Some brilliant things: running to the neighbor’s property and jumping on their inground mesh trampoline, splashing up the water that’s gathered underneath.

Teaching Fi the joys of super salty two-minute noodles.

Finding the hidden antenna cable in the hall closet and watching 21 Jump Street on TV.

Re-hiding the antenna cable while Laura pulls into the driveway.

The feeling that you matter.

One Wednesday your social worker pulls up in her white car and asks to talk to you in your room. The Gardners can’t take care of you. They are sorry—perhaps they say that, you won’t recall—but things have changed and this arrangement isn’t working. There appears to be no explanation, at least not one you can understand: Mrs. Gardner needs to take care of herself, the worker says, and you are meant to take from this that everything is fine, it is a disappointment, but it’s nothing personal and you will be okay. The light in your room has shifted and the worker says she just needs to pop out and talk with Mrs. Gardner. After a few minutes you follow. The corridor with its pre-mix shower (the optimal heat setting is three clicks into the red) and natural-fiber carpet hums with a distress you can’t quite feel and you approach the kitchen thinking surely, maybe, this can’t actually be—and you hear Laura and your social worker talking and then laughing, which makes it real, which makes it awful, which makes it your fault.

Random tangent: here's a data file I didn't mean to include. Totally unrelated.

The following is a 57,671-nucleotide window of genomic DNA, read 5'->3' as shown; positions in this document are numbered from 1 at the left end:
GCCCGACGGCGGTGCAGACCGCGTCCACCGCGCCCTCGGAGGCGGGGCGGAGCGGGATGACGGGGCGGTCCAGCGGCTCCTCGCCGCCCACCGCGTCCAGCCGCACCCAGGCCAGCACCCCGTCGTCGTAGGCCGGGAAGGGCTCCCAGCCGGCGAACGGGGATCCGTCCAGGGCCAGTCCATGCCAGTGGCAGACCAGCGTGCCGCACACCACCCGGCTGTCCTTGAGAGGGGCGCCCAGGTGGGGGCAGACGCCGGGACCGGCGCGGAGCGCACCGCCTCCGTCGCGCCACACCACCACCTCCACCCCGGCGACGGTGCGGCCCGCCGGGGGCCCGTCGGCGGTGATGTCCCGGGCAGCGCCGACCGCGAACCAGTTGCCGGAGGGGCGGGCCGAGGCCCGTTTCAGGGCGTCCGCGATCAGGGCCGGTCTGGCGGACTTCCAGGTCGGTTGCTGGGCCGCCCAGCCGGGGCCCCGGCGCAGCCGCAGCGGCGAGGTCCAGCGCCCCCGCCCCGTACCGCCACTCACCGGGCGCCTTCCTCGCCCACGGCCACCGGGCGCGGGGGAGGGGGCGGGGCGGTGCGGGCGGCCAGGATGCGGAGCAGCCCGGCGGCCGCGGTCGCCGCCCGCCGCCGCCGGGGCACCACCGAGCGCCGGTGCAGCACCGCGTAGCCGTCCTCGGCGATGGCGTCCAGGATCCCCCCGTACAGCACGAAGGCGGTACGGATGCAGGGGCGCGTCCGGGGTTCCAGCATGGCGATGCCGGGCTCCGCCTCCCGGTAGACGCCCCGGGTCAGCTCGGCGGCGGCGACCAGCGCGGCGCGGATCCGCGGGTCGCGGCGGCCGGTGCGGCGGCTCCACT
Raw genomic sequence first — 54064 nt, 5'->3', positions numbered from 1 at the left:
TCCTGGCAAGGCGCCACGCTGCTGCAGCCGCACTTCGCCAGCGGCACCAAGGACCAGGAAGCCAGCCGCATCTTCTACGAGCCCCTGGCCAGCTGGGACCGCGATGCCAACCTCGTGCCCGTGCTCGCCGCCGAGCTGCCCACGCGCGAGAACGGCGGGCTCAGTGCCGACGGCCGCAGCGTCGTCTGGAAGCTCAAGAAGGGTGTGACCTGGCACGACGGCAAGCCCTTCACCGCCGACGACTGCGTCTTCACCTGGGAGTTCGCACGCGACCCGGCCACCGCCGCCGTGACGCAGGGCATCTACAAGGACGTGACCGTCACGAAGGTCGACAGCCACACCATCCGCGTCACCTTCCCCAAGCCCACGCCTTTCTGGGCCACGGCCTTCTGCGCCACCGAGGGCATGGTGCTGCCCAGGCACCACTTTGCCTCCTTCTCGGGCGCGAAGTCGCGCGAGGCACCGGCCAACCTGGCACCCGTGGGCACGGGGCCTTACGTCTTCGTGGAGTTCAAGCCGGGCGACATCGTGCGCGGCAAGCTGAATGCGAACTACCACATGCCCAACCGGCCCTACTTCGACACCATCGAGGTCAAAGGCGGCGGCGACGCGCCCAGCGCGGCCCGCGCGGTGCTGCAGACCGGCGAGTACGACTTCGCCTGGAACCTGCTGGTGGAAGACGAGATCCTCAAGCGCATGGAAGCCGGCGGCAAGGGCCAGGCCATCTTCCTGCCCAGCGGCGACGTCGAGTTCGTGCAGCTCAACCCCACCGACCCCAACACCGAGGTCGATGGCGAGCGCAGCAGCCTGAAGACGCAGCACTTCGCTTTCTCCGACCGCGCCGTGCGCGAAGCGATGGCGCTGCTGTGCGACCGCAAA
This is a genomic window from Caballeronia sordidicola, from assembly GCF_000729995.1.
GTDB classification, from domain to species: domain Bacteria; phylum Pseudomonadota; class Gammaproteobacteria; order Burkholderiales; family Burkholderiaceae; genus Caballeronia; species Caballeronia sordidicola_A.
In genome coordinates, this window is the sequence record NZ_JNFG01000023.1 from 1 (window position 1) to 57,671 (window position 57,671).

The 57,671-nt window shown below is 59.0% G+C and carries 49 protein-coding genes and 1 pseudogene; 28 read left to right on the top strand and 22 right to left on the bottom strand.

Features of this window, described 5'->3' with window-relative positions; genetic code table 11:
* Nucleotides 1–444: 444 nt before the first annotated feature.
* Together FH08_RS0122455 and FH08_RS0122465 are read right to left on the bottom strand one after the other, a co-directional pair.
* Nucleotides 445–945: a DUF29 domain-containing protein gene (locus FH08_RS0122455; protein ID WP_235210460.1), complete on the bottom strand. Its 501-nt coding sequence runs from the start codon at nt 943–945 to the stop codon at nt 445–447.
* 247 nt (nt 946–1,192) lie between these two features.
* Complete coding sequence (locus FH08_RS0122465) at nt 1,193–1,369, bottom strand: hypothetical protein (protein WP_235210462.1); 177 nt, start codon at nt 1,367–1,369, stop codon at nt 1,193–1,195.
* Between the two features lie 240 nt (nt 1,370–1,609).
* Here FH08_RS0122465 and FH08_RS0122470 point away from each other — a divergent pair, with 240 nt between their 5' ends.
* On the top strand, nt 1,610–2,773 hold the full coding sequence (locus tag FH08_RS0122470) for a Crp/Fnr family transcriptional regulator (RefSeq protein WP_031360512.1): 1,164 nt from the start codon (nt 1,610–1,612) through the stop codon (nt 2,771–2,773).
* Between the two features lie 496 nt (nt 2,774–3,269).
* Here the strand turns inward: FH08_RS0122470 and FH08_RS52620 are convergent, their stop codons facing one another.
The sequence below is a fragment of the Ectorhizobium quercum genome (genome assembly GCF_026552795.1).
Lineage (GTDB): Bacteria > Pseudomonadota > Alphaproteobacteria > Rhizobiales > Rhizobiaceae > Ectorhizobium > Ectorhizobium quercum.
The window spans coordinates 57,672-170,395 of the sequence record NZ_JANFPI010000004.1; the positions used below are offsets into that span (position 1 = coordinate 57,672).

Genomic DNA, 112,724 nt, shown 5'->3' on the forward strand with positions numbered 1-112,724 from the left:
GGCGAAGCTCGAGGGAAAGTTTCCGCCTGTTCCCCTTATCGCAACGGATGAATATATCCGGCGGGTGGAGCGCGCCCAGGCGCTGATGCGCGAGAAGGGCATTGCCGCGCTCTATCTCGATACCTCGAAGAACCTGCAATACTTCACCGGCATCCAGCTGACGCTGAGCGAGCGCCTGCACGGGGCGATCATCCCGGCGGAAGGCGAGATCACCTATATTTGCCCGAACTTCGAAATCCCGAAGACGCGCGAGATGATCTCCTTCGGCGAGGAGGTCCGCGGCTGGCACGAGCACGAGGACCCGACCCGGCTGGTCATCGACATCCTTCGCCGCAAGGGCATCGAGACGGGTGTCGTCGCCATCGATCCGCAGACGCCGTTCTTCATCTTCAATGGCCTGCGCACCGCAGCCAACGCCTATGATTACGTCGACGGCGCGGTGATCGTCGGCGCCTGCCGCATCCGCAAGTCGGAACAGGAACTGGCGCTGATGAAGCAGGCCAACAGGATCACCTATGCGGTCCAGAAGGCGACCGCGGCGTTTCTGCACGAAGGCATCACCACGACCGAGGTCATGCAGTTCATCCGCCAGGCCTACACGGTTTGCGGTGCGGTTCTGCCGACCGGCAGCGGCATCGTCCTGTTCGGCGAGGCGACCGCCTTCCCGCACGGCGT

You back away. You cannot afford for them to see you. It will not occur to you that perhaps theirs is nervous laughter; that Laura’s decision, the next morning, to send her student-social-worker daughter in to “chat with you” is a genuine attempt to help, as in a desperate attempt, because you assume—or you hope—they feel awful.

All you will feel is stupid, is tainted, is wrong.

And deeper, much deeper: rage.

You have two days to pack up your things. You move back to the group home which is, in fact, an okay place to be. You share a room with different kids and sleep in bunk beds but the woman in charge is warm and strong and she cares. She will help you find somewhere else to live, and this may or may not work out well. You stay in contact with the Gardners, so you can maintain your friendship with Fi. They ask that you help pay the phone bill from when you called the boys. You’ll never learn what happened, why you had to leave. Perhaps someone was invisibly ill. Or marriage trouble. Life crisis. Your government file will be silent, as in redacted, on the matter.

You keep the watch, the shirt, the book.

For a time.

One day, many years later, you’ll realize you can’t remember throwing them out.